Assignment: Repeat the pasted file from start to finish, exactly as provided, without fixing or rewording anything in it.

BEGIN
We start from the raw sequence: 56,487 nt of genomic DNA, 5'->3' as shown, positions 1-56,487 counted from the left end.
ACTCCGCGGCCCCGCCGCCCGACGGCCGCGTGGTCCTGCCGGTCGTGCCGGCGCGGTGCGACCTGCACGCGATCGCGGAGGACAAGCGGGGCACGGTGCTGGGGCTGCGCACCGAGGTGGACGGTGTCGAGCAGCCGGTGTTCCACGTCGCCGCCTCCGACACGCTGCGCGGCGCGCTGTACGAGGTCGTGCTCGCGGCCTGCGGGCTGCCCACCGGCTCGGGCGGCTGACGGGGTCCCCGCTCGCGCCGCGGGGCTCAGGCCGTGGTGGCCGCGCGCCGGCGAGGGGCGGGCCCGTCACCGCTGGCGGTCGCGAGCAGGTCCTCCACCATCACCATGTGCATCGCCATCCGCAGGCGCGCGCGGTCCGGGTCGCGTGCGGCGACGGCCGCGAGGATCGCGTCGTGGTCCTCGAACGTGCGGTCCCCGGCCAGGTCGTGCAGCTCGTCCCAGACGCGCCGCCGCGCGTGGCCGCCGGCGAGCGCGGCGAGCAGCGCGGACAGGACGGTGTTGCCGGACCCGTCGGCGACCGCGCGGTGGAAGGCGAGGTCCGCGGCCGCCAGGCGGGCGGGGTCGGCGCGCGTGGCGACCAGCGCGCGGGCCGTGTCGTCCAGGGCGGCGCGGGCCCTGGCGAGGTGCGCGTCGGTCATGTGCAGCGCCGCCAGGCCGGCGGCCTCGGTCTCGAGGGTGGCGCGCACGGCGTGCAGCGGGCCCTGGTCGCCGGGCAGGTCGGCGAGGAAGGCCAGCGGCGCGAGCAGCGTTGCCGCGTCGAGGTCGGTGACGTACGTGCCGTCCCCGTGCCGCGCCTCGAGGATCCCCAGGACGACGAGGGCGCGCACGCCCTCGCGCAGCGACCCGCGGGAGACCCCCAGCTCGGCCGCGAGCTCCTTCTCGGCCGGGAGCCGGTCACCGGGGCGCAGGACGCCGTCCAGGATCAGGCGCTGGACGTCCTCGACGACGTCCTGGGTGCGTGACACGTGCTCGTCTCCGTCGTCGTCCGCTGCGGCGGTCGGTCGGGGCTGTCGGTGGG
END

We start from the raw sequence: 56,487 nt of genomic DNA, 5'->3' as shown, positions 1-56,487 counted from the left end.
ACTCCGCGGCCCCGCCGCCCGACGGCCGCGTGGTCCTGCCGGTCGTGCCGGCGCGGTGCGACCTGCACGCGATCGCGGAGGACAAGCGGGGCACGGTGCTGGGGCTGCGCACCGAGGTGGACGGTGTCGAGCAGCCGGTGTTCCACGTCGCCGCCTCCGACACGCTGCGCGGCGCGCTGTACGAGGTCGTGCTCGCGGCCTGCGGGCTGCCCACCGGCTCGGGCGGCTGACGGGGTCCCCGCTCGCGCCGCGGGGCTCAGGCCGTGGTGGCCGCGCGCCGGCGAGGGGCGGGCCCGTCACCGCTGGCGGTCGCGAGCAGGTCCTCCACCATCACCATGTGCATCGCCATCCGCAGGCGCGCGCGGTCCGGGTCGCGTGCGGCGACGGCCGCGAGGATCGCGTCGTGGTCCTCGAACGTGCGGTCCCCGGCCAGGTCGTGCAGCTCGTCCCAGACGCGCCGCCGCGCGTGGCCGCCGGCGAGCGCGGCGAGCAGCGCGGACAGGACGGTGTTGCCGGACCCGTCGGCGACCGCGCGGTGGAAGGCGAGGTCCGCGGCCGCCAGGCGGGCGGGGTCGGCGCGCGTGGCGACCAGCGCGCGGGCCGTGTCGTCCAGGGCGGCGCGGGCCCTGGCGAGGTGCGCGTCGGTCATGTGCAGCGCCGCCAGGCCGGCGGCCTCGGTCTCGAGGGTGGCGCGCACGGCGTGCAGCGGGCCCTGGTCGCCGGGCAGGTCGGCGAGGAAGGCCAGCGGCGCGAGCAGCGTTGCCGCGTCGAGGTCGGTGACGTACGTGCCGTCCCCGTGCCGCGCCTCGAGGATCCCCAGGACGACGAGGGCGCGCACGCCCTCGCGCAGCGACCCGCGGGAGACCCCCAGCTCGGCCGCGAGCTCCTTCTCGGCCGGGAGCCGGTCACCGGGGCGCAGGACGCCGTCCAGGATCAGGCGCTGGACGTCCTCGACGACGTCCTGGGTGCGTGACACGTGCTCGTCTCCGTCGTCGTCCGCTGCGGCGGTCGGTCGGGGCTGTCGGTGGG